The university has earned a reputation for excellence in its athletic programs. Under Coach Don Haskins, UTEP won the 1966 NCAA basketball championship and was the first team to do so with an all-Black starting lineup. Since 2004 UTEP has been a member of Conference USA. The university continued to excel in the NCAA basketball tournament through the 1980s. In the 1970s the school's track and field team rose to prominence under Coach Ted Banks. Since 1966 UTEP Miners have won twenty-one NCAA championships (seven cross country, seven indoor track and field, six outdoor track and field, and one basketball). The program also produced several Olympians, including Bob Beamon, whose long jump at the 1968 Mexico City Games remained an Olympic record into the 2020s. In the mid-1980s, however, controversy arose over allegations that some track stars had received money. A criminal investigation was later dropped. The university’s 51,500-seat Sun Bowl stadium hosts the annual Sun Bowl college football game.

The university library collection increased from 437,737 bound volumes of periodicals, books, and documents in 1975 to 793,300 in 1993. Including microforms, maps, and other items, the totals were 633,345 items in 1975 and 1.2 million in 1993. This figure had grown to 2.8 million by 2001, including 828,000 books and bound journals. A new six-story building was opened in late 1984. Special collections include the S. L. A. Marshall Military History Collection; the Southwest and Border Studies Collection; the Western Fiction Collection, based on books collected by C. L. Sonnichsen; and the Carl Hertzog Collection, named after the founder of the university's Texas Western Press. The university also operates the El Paso Centennial Museum, which includes the Chihuahuan Desert Gardens, the Laboratory for Environmental Biology, and the 40,000-acre Indio Mountains Research Center in Hudspeth County; the John W. Kidd Memorial Seismic Observatory; the Center for Inter-American and Border Studies; and the Institute of Oral History. Since it is located on the Mexican border, the university participates in numerous cooperative research efforts and cultural exchanges with institutions in Mexico and other Latin American countries. It is a center for conferences on linguistics, education, health problems, and other concerns shared by the neighboring nations. In 2020 the university had an annual research expenditure of $106 million from a variety of funding federal, state, and private funding agencies.

Administrative heads have been Steve H. Worrell (1914–23), John W. Kidd (1923–27), Charles A. Puckett (1927–31; 1934–35), John G. Barry (1931–34), Dossie M. Wiggins (1935–48), Eugene M. Thomas (1948), Wilson H. Elkins (1949–54), Alvin A. Smith (1954–55), Dysart E. Holcomb (1955–58), Joseph R. Smiley (1958–60; 1969–72), Anton H. Berkman (1960), Joseph M. Ray (1960–68), Robert M. Leech (1968–69), Arleigh M. Templeton (1972–80), Haskell M. Monroe, Jr. (1980–1987), Diana S. Natalicio (1987–2019). UTEP’s current president is Heather A. Wilson. As of 2022 the University of Texas at El Paso offered twenty-two doctoral, seventy-four master’s, and seventy-four bachelor’s degree programs. UTEP’s Paso del Norte campus is more than 400 acres.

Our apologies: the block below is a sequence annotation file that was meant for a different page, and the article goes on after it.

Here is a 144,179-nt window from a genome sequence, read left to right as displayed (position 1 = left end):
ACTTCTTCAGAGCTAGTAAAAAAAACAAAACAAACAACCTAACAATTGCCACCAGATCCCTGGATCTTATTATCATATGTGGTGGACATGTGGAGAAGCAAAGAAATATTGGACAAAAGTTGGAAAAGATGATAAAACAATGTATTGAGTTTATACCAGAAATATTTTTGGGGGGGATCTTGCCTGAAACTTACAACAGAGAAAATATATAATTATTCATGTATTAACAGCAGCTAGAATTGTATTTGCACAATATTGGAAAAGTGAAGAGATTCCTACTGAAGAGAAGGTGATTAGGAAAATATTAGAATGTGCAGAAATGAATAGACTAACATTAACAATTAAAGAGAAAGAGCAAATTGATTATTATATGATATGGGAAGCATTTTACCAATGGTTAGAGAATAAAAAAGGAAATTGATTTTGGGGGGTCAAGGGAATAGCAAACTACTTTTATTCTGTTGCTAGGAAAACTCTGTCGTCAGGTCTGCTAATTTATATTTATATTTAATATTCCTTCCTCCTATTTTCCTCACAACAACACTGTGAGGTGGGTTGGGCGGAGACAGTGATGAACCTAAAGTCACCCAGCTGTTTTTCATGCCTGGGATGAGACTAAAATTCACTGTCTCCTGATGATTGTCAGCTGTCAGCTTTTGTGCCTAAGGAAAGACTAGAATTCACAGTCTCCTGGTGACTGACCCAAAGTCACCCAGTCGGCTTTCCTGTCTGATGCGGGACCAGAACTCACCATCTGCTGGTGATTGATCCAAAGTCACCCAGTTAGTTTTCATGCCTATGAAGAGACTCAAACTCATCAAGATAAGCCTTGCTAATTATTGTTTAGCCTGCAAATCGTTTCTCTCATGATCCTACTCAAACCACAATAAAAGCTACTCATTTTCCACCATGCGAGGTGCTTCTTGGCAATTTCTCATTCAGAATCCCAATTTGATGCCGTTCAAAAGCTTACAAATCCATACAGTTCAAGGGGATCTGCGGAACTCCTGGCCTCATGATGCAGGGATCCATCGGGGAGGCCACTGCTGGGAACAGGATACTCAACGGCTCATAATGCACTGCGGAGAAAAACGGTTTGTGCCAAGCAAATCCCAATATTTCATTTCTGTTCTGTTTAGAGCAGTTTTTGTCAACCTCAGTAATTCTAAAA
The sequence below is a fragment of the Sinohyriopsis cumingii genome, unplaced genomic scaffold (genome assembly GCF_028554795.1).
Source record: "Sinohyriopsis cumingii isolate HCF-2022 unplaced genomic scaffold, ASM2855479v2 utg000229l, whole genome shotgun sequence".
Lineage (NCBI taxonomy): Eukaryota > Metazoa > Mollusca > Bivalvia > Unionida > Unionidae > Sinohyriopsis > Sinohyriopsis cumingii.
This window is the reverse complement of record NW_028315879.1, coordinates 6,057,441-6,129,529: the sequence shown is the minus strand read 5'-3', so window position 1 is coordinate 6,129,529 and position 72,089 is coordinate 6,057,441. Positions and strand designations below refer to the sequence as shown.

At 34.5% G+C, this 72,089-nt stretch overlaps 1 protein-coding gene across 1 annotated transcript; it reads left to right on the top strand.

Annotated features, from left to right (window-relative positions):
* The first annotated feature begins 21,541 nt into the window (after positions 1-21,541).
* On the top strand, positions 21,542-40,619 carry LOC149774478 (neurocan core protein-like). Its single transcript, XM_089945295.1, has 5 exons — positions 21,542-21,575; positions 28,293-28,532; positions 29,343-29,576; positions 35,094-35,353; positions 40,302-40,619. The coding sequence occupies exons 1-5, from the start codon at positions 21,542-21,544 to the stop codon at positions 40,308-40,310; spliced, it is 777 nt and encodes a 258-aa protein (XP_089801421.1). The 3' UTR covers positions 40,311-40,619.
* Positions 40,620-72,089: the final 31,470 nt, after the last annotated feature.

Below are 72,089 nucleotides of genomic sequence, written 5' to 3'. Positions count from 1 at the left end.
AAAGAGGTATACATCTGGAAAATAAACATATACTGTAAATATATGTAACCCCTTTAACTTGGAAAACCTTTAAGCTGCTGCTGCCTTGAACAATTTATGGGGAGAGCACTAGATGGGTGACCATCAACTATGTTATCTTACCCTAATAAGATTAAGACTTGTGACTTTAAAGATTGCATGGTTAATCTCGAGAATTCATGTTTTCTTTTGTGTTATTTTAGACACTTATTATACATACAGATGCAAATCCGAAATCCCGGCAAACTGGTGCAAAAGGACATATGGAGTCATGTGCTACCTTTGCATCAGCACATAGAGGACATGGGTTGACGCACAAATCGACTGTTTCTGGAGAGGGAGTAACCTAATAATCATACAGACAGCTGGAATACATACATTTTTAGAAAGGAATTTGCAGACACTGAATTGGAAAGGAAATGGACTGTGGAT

Francis L. Fugate, Frontier College: Texas Western at El Paso: The First Fifty Years (El Paso: Texas Western Press, 1964). Charles H. Martin and Rebecca M. Craver, Diamond Days: An Oral History of the University of Texas at El Paso (El Paso: Texas Western Press, 1991). W. H. Timmons, El Paso: A Borderlands History (El Paso: Texas Western Press, 1990). PJ Vierra, "'Maybe It Will Turn Out Better Than We Had Expected': The School of Mines and the Legal Foundation of the University of Texas System," Southwestern Historical Quarterly 121 (April 2018). University of Texas Presidents Office Records, Dolph Briscoe Center for American History, University of Texas at Austin. University of Texas Board of Regents, Minutes, UT System Office. UT El Paso, Center for Institutional Evaluation, Research, and Planning. Vertical Files, Dolph Briscoe Center for American History, University of Texas at Austin.

Categories:
  • Architecture
  • Other Structures
  • Education
  • Public Four-Year Colleges and Universities
Time Periods:
  • Progressive Era
  • Great Depression
  • Texas in the 1920s
  • Texas Post World War II
  • Texas in the 21st Century
Places:
  • Southwest Texas
  • El Paso

The following, adapted from the Chicago Manual of Style, 15th edition, is the preferred citation for this entry.

Nancy Hamilton Revised by P. J. Vierra, “University of Texas at El Paso,” Handbook of Texas Online, accessed July 03, 2022, https://www.tshaonline.org/handbook/entries/university-of-texas-at-el-paso.

Published by the Texas State Historical Association.

All copyrighted materials included within the Handbook of Texas Online are in accordance with Title 17 U.S.C. Section 107 related to Copyright and “Fair Use” for Non-Profit educational institutions, which permits the Texas State Historical Association (TSHA), to utilize copyrighted materials to further scholarship, education, and inform the public. The TSHA makes every effort to conform to the principles of fair use and to comply with copyright law.

For more information go to: http://www.law.cornell.edu/uscode/17/107.shtml

If you wish to use copyrighted material from this site for purposes of your own that go beyond fair use, you must obtain permission from the copyright owner.

1976
June 16, 2022